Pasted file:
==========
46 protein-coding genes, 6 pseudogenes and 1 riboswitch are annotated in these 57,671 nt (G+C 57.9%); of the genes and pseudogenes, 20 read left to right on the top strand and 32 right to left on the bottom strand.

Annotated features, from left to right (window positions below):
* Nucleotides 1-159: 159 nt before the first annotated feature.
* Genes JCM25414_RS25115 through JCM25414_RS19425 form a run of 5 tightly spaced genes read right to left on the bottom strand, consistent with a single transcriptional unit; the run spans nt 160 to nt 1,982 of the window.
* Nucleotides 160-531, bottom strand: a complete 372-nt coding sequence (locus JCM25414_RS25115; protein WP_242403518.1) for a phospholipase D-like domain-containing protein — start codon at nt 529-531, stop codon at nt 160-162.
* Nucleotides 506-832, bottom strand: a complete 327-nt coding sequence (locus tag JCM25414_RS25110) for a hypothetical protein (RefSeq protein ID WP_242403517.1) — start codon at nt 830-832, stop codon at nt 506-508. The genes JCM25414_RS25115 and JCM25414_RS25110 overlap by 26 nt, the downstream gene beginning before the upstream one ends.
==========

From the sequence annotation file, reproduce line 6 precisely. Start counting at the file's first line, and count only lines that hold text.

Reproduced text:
* Nucleotides 506-832, bottom strand: a complete 327-nt coding sequence (locus tag JCM25414_RS25110) for a hypothetical protein (RefSeq protein ID WP_242403517.1) — start codon at nt 830-832, stop codon at nt 506-508. The genes JCM25414_RS25115 and JCM25414_RS25110 overlap by 26 nt, the downstream gene beginning before the upstream one ends.